Teen Making it Big in Gospel Music Industry

 (journalscene.com)– With eyes closed and hands moving to the beat inside his head, Kelontae Gavin sings an acoustic version of Chris Tomlin’s “Amazing Grace.” As the words roll off his tongue, his body, mind and soul are seemingly transported to a spiritual realm only he knows.His composure as he performs and wisdom about why he loves music give off an air of quiet confidence and confusion about his age. Could he really be just 17?

The Summerville High School senior and Pringletown native—just “like the chips,” he says with a laugh—is familiar with people questioning his age and calling him wise beyond his years. In his short life span, Gavin’s already completed two gospel music tours across the country and spends many weekends throughout the year performing out of town.

“To leave from home—it’s speechless, indescribable,” Gavin said.

He recently celebrated his gospel radio debut on Friday, with the digital release of his song and album of the same title, “Higher,” a single produced by Grammy Award winner Myron Butler, and one his mother wrote years ago.

“Her pen is anointed,” Gavin said.

In addition to the song’s release on ITunes and other digital platforms, Gavin’s performance of the faith-filled classic “I Won’t Complain” was featured Sunday on Black Entertainment Channel’s (BET) Gospel music hour series “Joyful Noise.” About two months ago, a show producer contacted Gavin’s manager about the opportunity—one he looks forward to telling his children and grandchildren about one day.

“That’ll be something—to tell my (grand)kids, ‘Your granddaddy’s life was changed over a viral video,’” he said.

Gavin’s success has humble beginnings. It was a normal day at Summerville High School in 2014—Gavin just a sophomore at the time—when he decided at a lunch lady’s request to belt out in the Green Wave cafeteria one of his favorite tunes “I Won’t Complain.” With a blue book bag still strapped to him, he gladly obeyed.

“She said, ‘Hey, give me a song,’ and without hesitation, I just leaned back and closed my eyes,” Gavin said reflecting on that day.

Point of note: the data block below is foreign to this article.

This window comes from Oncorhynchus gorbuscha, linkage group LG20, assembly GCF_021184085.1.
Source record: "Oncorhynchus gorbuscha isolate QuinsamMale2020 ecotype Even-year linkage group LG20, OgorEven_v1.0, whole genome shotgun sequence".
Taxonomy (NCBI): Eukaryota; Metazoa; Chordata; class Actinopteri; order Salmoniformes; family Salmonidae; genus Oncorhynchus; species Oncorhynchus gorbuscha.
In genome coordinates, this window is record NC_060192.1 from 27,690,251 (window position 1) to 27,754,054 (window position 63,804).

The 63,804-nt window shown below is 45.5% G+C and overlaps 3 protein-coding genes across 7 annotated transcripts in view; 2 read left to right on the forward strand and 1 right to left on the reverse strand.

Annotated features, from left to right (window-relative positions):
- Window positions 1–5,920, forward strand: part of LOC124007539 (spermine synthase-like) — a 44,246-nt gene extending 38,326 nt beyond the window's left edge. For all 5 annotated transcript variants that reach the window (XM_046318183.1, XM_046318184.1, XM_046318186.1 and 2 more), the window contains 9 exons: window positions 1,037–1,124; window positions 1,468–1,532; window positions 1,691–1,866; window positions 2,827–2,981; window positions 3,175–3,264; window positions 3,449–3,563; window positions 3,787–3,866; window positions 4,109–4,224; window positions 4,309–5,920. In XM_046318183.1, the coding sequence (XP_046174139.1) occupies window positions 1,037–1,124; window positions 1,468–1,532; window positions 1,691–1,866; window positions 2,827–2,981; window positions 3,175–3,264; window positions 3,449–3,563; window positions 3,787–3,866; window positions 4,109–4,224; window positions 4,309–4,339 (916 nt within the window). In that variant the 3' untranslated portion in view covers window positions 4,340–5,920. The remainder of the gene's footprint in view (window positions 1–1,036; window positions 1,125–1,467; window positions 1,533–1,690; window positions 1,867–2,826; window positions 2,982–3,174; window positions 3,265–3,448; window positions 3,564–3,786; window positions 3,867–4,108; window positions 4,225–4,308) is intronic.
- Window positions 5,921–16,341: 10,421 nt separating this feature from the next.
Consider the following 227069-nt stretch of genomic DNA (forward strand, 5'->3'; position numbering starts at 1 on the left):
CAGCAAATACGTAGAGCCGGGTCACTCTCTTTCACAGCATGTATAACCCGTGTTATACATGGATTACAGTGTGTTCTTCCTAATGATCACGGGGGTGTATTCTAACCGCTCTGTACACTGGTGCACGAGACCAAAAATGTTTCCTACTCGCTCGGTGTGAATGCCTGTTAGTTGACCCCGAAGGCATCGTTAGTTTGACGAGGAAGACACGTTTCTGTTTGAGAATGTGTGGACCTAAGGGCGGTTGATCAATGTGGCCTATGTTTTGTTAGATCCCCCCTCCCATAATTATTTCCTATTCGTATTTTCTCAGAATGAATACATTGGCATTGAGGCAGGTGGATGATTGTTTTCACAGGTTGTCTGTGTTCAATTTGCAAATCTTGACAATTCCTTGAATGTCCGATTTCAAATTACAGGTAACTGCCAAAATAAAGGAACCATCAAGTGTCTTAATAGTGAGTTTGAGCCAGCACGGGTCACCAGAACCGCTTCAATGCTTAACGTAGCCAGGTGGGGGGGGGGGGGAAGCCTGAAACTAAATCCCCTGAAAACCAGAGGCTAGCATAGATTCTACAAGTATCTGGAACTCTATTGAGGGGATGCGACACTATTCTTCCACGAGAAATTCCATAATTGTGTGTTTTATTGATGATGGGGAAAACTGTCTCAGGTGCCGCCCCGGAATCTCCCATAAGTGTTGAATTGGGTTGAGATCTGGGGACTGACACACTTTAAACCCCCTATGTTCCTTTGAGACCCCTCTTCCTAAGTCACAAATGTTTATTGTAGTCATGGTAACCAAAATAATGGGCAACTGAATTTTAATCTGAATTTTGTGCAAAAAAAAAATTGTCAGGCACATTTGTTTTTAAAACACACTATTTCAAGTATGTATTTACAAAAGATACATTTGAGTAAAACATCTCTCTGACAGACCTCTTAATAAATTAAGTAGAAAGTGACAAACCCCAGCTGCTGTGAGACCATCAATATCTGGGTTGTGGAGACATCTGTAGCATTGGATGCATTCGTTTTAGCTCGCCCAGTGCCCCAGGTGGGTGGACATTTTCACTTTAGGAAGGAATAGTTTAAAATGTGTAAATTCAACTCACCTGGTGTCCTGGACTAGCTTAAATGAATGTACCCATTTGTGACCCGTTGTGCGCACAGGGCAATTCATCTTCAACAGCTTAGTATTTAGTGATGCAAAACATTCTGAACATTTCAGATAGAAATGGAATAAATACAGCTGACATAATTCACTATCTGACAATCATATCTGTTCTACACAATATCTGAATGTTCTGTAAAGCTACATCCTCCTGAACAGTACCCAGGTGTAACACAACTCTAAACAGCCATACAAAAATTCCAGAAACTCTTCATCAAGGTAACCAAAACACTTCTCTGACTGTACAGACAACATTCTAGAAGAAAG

Moved by his passion and rich vocals, the cafeteria worker recorded the song—unbeknownst to Gavin—and posted it online.

“It was an incredible moment. Everyone was crying.”

From the moment it was uploaded, the recording witnessed countless “likes” and shares. Gavin describes the success as his career’s “breaking point.”

It wasn’t until three days later, when he checked his Facebook message inbox, that he realized the overnight popularity. It was also at that point he first discovered his performance had been recorded and shared. And the messages didn’t stop pouring in.

“I’m talking about white, black, purple, Chinese,” Gavin said of all the fans who wrote him. As the messages and emails haven’t stopped pouring in, the popularity continues to overwhelm him.

“It makes me feel like, ‘Wow, who am I?’” he said. “I go outside and do some cartwheels…I’m just human, too.”

Gavin’s unofficial music career dates back to age 4 when he first sang in church at his former place of worship, Favor Ministries in Ridgeville. It was the end of service and a moment that defined his life.

“I’ll never forget it,” he said. “All I know is music, in church.”

For Gavin, every time he has a microphone in hand and stage at his feet, he loses touch with reality.

“When I sing, I don’t even see a microphone. I see influence,” he said. “When you get the microphone, it can be a good influence or bad influence.”

And that’s his main goal; Gavin hopes the words he echoes will positively impact others and “inspire my generation again”—his target audience being that of his own millennial generation.

“Because I inspire you can inspire someone else,” he said. “My dad would tell us, ‘At the end of the day, if you can reach one person, you can influence a whole generation.’”

For more information on the Summerville teen, visit kelontaegavin.com. Also, go to YouTube to see the performance that started it all.

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